On September 22, 2023, India’s space exploration achieves a significant milestone as the nation anticipates the awakening of the Chandrayaan-3 mission’s lander and rover after a two-week period of dormancy on the lunar surface. This event is scheduled to occur in the early hours of September 22, 2023, coinciding with the lunar sunrise.
During his address to the Lok Sabha on Thursday, Science and Technology Minister Jitendra Singh made the announcement of this historic event.
“Tomorrow when the nation will be rejoicing the passage of the Women’s Reservation Bill, we may also hopefully become the first nation in the world to make our Chandrayaan-3 mission land on the moon’s South Pole (which happened last month) and then witness the resumption of navigational activities of both lander Vikram and rover Pragyan after a 14-day slumber (owing to a fortnight-long sunset on the moon),” Singh said while replying to a discussion on Chandrayaan-3 mission’s success in Lok Sabha.
The two-week dormancy of the Chandrayaan-3 lander, Vikram, and rover, Pragyan, was necessitated by a fortnight-long lunar sunset. During this period, the instruments on board the lander and rover were in a state of hibernation to conserve energy. The resumption of navigational activities is eagerly awaited by scientists and space enthusiasts alike.
In his response to Congress MP Shashi Tharoor’s remarks regarding the BJP government’s claims of scientific achievements, Minister Singh highlighted India’s significant advancements in space technology. He noted the increase in the budget for science and technology as well as the space sector, citing a 142 percent increase between 2014 and the present.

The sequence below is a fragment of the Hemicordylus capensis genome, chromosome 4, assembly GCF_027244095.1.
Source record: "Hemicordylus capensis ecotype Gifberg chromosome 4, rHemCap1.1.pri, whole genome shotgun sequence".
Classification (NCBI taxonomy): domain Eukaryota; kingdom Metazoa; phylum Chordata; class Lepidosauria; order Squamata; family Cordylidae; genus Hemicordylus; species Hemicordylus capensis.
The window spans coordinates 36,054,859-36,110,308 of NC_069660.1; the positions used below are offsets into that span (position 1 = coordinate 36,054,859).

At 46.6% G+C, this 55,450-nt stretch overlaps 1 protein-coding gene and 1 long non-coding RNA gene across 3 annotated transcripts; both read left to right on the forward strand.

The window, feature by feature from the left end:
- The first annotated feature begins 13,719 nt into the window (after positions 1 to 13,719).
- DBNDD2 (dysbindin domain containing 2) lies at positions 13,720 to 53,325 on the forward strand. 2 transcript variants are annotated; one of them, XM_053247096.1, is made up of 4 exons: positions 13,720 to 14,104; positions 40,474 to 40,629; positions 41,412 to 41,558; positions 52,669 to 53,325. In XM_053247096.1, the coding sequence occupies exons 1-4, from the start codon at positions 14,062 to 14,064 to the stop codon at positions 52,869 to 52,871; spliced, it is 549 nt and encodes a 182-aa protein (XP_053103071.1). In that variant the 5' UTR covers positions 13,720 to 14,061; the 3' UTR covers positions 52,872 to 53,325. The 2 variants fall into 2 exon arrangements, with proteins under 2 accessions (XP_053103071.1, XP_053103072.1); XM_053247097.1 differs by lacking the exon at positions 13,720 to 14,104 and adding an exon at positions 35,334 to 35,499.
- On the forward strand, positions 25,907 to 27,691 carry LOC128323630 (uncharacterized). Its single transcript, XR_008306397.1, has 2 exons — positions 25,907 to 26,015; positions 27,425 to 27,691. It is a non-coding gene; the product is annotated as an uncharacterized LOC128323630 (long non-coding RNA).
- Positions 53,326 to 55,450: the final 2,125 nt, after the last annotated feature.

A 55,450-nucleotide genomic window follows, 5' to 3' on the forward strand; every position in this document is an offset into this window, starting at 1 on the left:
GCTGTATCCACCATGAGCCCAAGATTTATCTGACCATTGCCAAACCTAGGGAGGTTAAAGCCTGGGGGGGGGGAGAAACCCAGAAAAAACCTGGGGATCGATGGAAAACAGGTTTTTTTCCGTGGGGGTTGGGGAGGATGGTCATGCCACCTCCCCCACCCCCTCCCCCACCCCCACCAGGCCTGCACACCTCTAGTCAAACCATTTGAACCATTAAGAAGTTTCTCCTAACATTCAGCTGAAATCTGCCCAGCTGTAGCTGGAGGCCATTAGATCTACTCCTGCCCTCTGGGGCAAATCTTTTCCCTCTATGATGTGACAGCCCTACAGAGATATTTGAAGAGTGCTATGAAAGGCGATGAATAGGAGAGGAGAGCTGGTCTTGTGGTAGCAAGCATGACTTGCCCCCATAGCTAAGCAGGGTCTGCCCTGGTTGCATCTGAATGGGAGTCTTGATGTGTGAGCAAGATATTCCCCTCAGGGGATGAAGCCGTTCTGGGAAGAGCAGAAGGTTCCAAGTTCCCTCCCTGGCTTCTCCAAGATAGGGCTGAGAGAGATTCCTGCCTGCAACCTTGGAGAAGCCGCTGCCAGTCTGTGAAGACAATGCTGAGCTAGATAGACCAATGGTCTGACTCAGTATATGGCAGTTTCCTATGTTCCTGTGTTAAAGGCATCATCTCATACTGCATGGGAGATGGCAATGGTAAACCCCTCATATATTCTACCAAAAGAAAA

“That miracle was of pre-2014 days. Unlike in the Nehruvian era when we were devoid of resources, we are now technologically advanced,” he said.
Furthermore, Minister Singh emphasized the transparency and accessibility of India’s space programs under the NDA government. The live broadcast of the Chandrayaan-3 mission’s launch from Sriharikota on August 23 showcased the government’s commitment to sharing space exploration activities with the public.
Minister Singh also acknowledged the growing participation of women in India’s space endeavors, with more female scientists at ISRO than ever before. He pointed out that the Aditya L-1 mission is being led by a woman scientist, showcasing the strides made in gender inclusivity within the scientific community.
One of the notable achievements highlighted by Minister Singh was the opening up of the space sector to private collaboration, which has led to a significant increase in startups and unicorns in the industry.
The minister concluded by emphasizing the coexistence of science and spirituality, noting that scientists visit Tirupati before satellite launches. “This shows that science and spirituality co-exist, the minister said, referring to defence minister Rajnath Singh’s earlier statement that scientific thoughts are reflected in scriptures also,” he said.
In response, leader of the Congress in Lok Sabha, Adhir Ranjan Chowdhury, acknowledged the contributions of India’s first Prime Minister, Jawaharlal Nehru, in the establishment of institutions like ISRO and the Department of Atomic Energy, which laid the foundation for India’s progress in space research.